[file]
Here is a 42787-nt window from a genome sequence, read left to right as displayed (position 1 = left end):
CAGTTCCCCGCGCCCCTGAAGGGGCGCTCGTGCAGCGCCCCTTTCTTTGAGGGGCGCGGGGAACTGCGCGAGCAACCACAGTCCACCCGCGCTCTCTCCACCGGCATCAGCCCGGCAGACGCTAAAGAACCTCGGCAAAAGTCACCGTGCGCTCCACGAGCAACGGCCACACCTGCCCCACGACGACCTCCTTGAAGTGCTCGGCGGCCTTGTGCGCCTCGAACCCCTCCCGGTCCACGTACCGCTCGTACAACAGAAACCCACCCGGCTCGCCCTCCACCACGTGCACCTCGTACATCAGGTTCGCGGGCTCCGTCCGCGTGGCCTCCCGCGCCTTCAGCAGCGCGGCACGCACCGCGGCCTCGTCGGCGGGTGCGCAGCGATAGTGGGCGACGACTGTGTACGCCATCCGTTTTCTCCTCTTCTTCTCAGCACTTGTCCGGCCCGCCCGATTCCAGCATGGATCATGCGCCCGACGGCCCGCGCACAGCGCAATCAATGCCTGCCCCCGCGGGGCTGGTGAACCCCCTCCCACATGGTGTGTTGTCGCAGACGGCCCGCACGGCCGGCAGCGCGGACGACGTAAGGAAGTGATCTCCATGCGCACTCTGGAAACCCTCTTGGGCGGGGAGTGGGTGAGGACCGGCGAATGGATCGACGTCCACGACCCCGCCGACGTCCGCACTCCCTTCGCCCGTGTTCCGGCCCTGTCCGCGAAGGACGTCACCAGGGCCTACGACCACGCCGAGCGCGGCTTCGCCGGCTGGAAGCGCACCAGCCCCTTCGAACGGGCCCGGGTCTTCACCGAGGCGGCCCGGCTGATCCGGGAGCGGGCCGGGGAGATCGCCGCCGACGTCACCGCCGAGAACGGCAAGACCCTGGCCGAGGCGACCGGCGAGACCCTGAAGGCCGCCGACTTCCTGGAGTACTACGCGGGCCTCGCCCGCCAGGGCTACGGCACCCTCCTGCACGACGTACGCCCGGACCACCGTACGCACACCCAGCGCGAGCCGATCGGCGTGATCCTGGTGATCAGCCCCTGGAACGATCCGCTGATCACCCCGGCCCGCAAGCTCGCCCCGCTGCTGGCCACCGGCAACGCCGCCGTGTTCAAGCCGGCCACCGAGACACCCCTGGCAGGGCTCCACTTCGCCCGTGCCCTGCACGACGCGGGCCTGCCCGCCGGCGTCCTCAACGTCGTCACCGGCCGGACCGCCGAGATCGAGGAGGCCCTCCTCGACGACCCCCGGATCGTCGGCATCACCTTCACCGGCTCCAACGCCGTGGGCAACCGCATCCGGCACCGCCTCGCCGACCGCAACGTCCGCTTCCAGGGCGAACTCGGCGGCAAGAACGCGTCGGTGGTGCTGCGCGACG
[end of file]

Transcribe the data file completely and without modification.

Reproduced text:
Here is a 42787-nt window from a genome sequence, read left to right as displayed (position 1 = left end):
CAGTTCCCCGCGCCCCTGAAGGGGCGCTCGTGCAGCGCCCCTTTCTTTGAGGGGCGCGGGGAACTGCGCGAGCAACCACAGTCCACCCGCGCTCTCTCCACCGGCATCAGCCCGGCAGACGCTAAAGAACCTCGGCAAAAGTCACCGTGCGCTCCACGAGCAACGGCCACACCTGCCCCACGACGACCTCCTTGAAGTGCTCGGCGGCCTTGTGCGCCTCGAACCCCTCCCGGTCCACGTACCGCTCGTACAACAGAAACCCACCCGGCTCGCCCTCCACCACGTGCACCTCGTACATCAGGTTCGCGGGCTCCGTCCGCGTGGCCTCCCGCGCCTTCAGCAGCGCGGCACGCACCGCGGCCTCGTCGGCGGGTGCGCAGCGATAGTGGGCGACGACTGTGTACGCCATCCGTTTTCTCCTCTTCTTCTCAGCACTTGTCCGGCCCGCCCGATTCCAGCATGGATCATGCGCCCGACGGCCCGCGCACAGCGCAATCAATGCCTGCCCCCGCGGGGCTGGTGAACCCCCTCCCACATGGTGTGTTGTCGCAGACGGCCCGCACGGCCGGCAGCGCGGACGACGTAAGGAAGTGATCTCCATGCGCACTCTGGAAACCCTCTTGGGCGGGGAGTGGGTGAGGACCGGCGAATGGATCGACGTCCACGACCCCGCCGACGTCCGCACTCCCTTCGCCCGTGTTCCGGCCCTGTCCGCGAAGGACGTCACCAGGGCCTACGACCACGCCGAGCGCGGCTTCGCCGGCTGGAAGCGCACCAGCCCCTTCGAACGGGCCCGGGTCTTCACCGAGGCGGCCCGGCTGATCCGGGAGCGGGCCGGGGAGATCGCCGCCGACGTCACCGCCGAGAACGGCAAGACCCTGGCCGAGGCGACCGGCGAGACCCTGAAGGCCGCCGACTTCCTGGAGTACTACGCGGGCCTCGCCCGCCAGGGCTACGGCACCCTCCTGCACGACGTACGCCCGGACCACCGTACGCACACCCAGCGCGAGCCGATCGGCGTGATCCTGGTGATCAGCCCCTGGAACGATCCGCTGATCACCCCGGCCCGCAAGCTCGCCCCGCTGCTGGCCACCGGCAACGCCGCCGTGTTCAAGCCGGCCACCGAGACACCCCTGGCAGGGCTCCACTTCGCCCGTGCCCTGCACGACGCGGGCCTGCCCGCCGGCGTCCTCAACGTCGTCACCGGCCGGACCGCCGAGATCGAGGAGGCCCTCCTCGACGACCCCCGGATCGTCGGCATCACCTTCACCGGCTCCAACGCCGTGGGCAACCGCATCCGGCACCGCCTCGCCGACCGCAACGTCCGCTTCCAGGGCGAACTCGGCGGCAAGAACGCGTCGGTGGTGCTGCGCGACG